4. Georg, I don't know where you were during the Vietnam war. I was a kid. I can tell you that we damned well near *SALUTED* when those veterans came home and walked through our streets with their uniforms on. If anybody had dared give veterans crap,the police commissioner, a very conservative Irish guy, probably would have personally pistol-whipped their sorry ass (indeed, that's what eventually got him put out to pasture, he wasn't going to have no damned hippies having pot parties in *his* parks, but some of those "hippies" turned out to be the children of the powerful, and the powerful did NOT appreciate their kids coming home with split lips and black eyes and broken noses). I didn't see any of that "pariah" crap being done, except by the VA (as we all know) when the veterans tried to get treatment for Agent Orange and PTSD-related illnesses.

    Maybe it's geography. I grew up in a mid-sized city in the South with a major military base across the river from us. It wasn't a military town -- the base only had around 10,000 personnel, and our metropolitan area had around 350,000 people -- but I suppose we might have had a slightly different response than people in San Francisco might have had. Still, there was enough personnel at the base that we saw men in uniform all the time walking our streets, and towns like the one I grew up in were where the majority of combat troops came from. The military preferred volunteers for combat jobs because they tended to be more motivated than the draftees (doh!), and until the last couple of years of the war, volunteers outnumbered draftees in combat jobs in Vietnam. And I can tell you, we damned well did *NOT* treat soldiers and Vietnam vets as pariahs, and anybody who attempted to do so would have ended up with the snot beat out of them and not necessarily by the police commissioner either.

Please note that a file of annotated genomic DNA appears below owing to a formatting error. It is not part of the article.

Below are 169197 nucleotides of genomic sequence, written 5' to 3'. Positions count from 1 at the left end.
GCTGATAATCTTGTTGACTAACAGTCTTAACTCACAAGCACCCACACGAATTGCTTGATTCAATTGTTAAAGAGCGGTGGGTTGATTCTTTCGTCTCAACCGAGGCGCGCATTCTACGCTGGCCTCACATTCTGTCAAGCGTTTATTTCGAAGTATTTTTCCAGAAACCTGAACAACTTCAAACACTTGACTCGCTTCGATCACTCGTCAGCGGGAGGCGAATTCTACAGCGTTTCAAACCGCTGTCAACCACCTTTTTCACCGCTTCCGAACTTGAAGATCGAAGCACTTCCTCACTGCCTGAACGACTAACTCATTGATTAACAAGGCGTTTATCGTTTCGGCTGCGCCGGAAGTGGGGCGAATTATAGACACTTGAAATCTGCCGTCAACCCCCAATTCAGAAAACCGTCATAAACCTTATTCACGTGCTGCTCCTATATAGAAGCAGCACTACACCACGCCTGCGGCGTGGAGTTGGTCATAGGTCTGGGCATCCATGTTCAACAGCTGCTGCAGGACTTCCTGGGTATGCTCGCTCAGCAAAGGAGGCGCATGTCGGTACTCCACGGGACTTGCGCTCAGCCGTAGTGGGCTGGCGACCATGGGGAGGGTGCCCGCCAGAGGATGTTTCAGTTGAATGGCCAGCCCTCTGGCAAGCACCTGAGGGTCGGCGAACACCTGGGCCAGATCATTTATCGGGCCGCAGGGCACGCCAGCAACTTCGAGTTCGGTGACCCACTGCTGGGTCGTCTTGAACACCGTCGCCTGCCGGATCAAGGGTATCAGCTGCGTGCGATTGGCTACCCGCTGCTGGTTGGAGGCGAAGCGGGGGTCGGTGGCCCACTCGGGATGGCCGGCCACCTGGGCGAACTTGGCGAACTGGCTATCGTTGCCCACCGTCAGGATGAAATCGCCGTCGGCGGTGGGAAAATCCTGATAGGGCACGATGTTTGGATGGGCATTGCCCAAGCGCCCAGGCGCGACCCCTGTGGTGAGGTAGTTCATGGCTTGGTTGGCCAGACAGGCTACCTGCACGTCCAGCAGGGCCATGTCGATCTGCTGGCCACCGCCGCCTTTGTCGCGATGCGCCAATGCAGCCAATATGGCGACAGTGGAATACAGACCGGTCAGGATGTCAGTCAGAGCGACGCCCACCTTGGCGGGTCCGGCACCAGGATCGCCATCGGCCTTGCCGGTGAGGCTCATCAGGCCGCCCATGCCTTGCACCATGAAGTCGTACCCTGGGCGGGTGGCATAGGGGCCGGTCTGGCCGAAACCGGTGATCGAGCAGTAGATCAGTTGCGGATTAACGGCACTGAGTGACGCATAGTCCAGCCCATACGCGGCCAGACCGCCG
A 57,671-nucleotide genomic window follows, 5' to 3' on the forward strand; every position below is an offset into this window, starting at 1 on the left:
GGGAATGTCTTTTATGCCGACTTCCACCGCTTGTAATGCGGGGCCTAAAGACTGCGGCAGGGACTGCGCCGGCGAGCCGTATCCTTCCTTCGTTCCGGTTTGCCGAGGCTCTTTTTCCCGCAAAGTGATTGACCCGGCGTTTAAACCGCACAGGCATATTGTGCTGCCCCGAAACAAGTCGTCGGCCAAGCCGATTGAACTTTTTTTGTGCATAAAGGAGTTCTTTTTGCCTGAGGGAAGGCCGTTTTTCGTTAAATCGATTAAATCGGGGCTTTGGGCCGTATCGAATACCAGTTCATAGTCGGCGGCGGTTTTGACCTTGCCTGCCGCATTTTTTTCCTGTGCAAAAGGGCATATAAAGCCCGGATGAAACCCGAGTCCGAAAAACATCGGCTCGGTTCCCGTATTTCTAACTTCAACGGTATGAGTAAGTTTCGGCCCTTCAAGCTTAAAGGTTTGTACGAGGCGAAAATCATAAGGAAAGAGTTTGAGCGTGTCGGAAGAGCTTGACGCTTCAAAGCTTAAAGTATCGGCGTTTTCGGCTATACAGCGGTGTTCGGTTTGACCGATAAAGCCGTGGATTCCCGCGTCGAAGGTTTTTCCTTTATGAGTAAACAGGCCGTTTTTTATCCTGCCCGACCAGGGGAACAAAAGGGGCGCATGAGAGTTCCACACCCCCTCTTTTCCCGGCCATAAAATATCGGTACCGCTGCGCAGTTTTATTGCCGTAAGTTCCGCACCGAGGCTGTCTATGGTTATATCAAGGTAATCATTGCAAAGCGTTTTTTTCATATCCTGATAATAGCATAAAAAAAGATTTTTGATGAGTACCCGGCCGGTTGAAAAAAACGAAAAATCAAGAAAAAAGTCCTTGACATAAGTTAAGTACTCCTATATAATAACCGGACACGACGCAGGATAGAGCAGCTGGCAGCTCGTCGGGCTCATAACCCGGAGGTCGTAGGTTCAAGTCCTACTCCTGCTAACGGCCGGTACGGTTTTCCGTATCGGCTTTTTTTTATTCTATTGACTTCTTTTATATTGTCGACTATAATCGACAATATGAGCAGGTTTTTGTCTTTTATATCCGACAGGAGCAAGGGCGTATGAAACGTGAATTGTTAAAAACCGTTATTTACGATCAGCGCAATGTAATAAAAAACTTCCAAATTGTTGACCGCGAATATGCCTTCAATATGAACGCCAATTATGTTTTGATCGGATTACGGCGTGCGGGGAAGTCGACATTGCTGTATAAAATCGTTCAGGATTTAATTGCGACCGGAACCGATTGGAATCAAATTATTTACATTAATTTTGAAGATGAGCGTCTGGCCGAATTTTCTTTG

- Badtux the Southern Penguin

  5. Georg - I'm sure that not only Viet Nam vets are having flashbacks, but so are the vets of WWII, Korea, and any other conflict that we've been in.

    Vets have always had crap services from the VA, or just enough to get them out of the door alive. By the 'civilian' population shining a light on their treatment after the initial emergency, just maybe, maybe they will get the care that they need. Look how long it took to get Agent Orange to be recognized as a cause of problems for vets. There are still some military circles that deny the effects of it.

    I see harping on the living conditions of vets that still need treatment, but not sick enough to remain in the hospital itself, as 'our' way of supporting the troops and not the war. Showing that we care how they're doing. I think many have learned a lesson from the Viet Nam war and are trying to correct the mistakes made then for the vets now.

  6. When my dad wore his uniform to the church he attended most of his life before going to college and returning with his bride and babe in arms, his uniform being the best thing he had, he was informed by someone in authority there that he should not wear his uniform to that church, because they did not support the war. He never went to church again. This was in Utica, NY, in 1966 or 67. There was a large base 20 miles away. My dad volunteered.

    In the North and in California, soldiers were often harrassed in uniform. It happened. I still live in upstate NY and the attitude towards soldiers right now is definitely positive and supportive.

    And yes, the WW and Korea vets have flashbacks and nightmares too- but I see more Vietnam vets come across my desk. MANY more.